In the Philippines, communities can be involved in developing social and community programs with extractive companies' support, such as the construction of schools, hospitals and roads. Communities are then involved in monitoring the terms of contracts and making sure programs are fully delivered. In order to do this, access to timely, relevant, and comprehensive data and contracts is key. Equally important is understanding what the data means. These components are vital for community participation in natural resource governance.
Read more here: https://eiti.org/blog/improving-community-participation-in-natural-resource-governance
Bantay Kita (BK) supports legislative proposals that seek to rationalize fiscal incentives.
BK believes that provision of fiscal incentives can be an effective tool to encourage investments towards particular economic activities. When applied wisely, it can contribute to equitable development, linkages and jobs creation, increase value added, economic diversification, and technology and knowledge transfer. Conversely, scrapping incentives accorded to activities that do not meet to the country’s investment objectives can contribute to a fairer share for the Philippines. Moreover, it can allow for activities more aligned with the country’s priorities to thrive.
BK underscores that fiscal incentives rationalization should be anchored on the country’s long-term strategy. We highlight that non-fiscal costs and benefits resulting from economic activities should be integrated in the decision-making process. Bantay Kita also deems that other fiscal instruments like corporate income tax (CIT) should be carefully considered in combination with incentives to further enhance the country’s long-term strategy.
In the case of mining, Bantay Kita considers incentives at the point of extraction unnecessary. The Philippines is one of the richest countries in the world in terms of minerals to land ratio. In a 2013 and 2016 survey, the Philippines ranked in the top 10 in terms of mineral potential out of 112 countries (Taylor & Green, 2017). The abundance of minerals should be sufficient to attract investors. Minerals are finite; prudent use of this resource while maximizing benefits and minimizing losses is crucial.
Based on the 2016 Philippine Extractive Industries Transparency Initiative (EITI) Report, BK estimates forgone revenues from Income Tax Holidays (ITH) granted to large scale metallic mines was P4.9B. Government proceeds in the same period from the said subsector was P11.1B. The CIT was the biggest contributor at P5.7B or about 50%. This was followed by royalties from mineral reservations at about P2B. In Bhutan, companies primarily engaged in mineral extraction, basic ore dressing, or crushing are ineligible for Income Tax Holidays (ITH).
Bantay Kita supports the lowering of the Corporate Income Tax, with the exemption of the mining sector. Below are several examples of countries that have a lower standard CIT relative to rates on mining companies:
We therefore urge Congress to maintain the CIT for mining companies.
In the current fiscal regime, only mining companies operating in declared mineral reservations pay 5% as mineral royalties. To date, there are four provinces identified as mineral reservations: (1) Zambales in Central Luzon, (2) Surigao del Norte, (3) Surigao del Sur, and (4) Dinagat Islands in the CARAGA Region. Per 2016 Ph-EITI Report, only 12 of the 30 mining companies (39%) operate in mineral reservations.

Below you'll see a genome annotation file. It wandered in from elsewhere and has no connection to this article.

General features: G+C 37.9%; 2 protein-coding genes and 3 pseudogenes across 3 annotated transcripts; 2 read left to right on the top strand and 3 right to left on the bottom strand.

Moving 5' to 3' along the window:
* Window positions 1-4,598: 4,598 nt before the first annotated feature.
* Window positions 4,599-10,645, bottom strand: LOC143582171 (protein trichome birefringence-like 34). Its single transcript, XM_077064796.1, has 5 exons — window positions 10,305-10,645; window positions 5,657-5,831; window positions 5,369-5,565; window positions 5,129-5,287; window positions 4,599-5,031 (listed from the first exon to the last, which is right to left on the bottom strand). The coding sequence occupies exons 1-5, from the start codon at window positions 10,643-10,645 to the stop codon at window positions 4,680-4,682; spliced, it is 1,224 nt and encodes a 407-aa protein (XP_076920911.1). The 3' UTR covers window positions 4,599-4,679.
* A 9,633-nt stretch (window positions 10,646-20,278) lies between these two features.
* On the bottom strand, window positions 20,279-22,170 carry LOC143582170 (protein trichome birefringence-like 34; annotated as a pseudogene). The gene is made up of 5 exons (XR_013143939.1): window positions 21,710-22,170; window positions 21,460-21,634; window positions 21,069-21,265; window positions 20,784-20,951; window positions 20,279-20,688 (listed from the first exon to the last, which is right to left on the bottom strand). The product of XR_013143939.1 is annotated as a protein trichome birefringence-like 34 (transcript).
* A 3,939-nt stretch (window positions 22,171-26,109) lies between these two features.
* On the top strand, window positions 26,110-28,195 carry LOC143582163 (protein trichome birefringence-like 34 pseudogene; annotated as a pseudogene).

Bantay Kita proposes imposing 5% mineral royalty payments on all mining operations based on market value of gross output. This can further maximize the country’s gains from mineral resources. Extracting minerals is a one-time opportunity to improve people’s lives. Using actual figures from the 2016 PH-EITI Report, the increase in excise tax from 2% to 4%, and imposition of 5% royalty on all mining operations will have provided the government additional P4.3B. Other countries have begun to follow this trend. Tanzania imposed an increase in metallic mineral royalties from 4% to 6% in July 2017. The Democratic Republic of Congo (DRC) did the same. The DRC increased mineral royalties from 2% to 3.5% for non-ferrous and base metals in March 2018.
In terms of GDP, mining contributed 1.1%. The share of large scale metallic mining to the Philippine economy is low. However, there are other opportunities to increase the country’s take from mineral extraction. We appeal that policymakers deliberate on imposing windfall gains tax to capture a fair share from the extraction of our minerals, similar to the Democratic Republic of Congo policy. The DRC set a “super profit tax” or windfall gains tax of 50%.
Moreover, governance reforms are necessary for fiscal reforms to be effective. We urge that tax rates and fiscal incentives be reviewed in the context of clear, measurable, and transparent criteria. We emphasize that monitoring the outcomes of fiscal incentives and tax rationalization in the achievement of set goals is paramount. For the extractive industries, the utilization of the Extractive Industries Transparency Initiative (EITI) as the platform for review may be considered. The Philippine EITI (PH-EITI) Report may be expanded to extensively discuss social and environmental costs and benefits. Moreover, we opine that the PH-EITI’s scope may also be extended to reflect economic linkages.
 Bantay Kita (BK) is a coalition of over 80 organizations nationwide that advocate for fiscal and governance reforms in the oil, gas, am mining sectors so that the country gets its fair share. Bantay Kita is a Publish What You Pay affiliate, a member of the Philippine EITI Multi-stakeholder group, and a commitment holder in the Philippine Open Government Partnership.
 EITI reports the fiscal terms and amounts paid by mining, oil and gas companies. It also reflects the economic gains from the industry.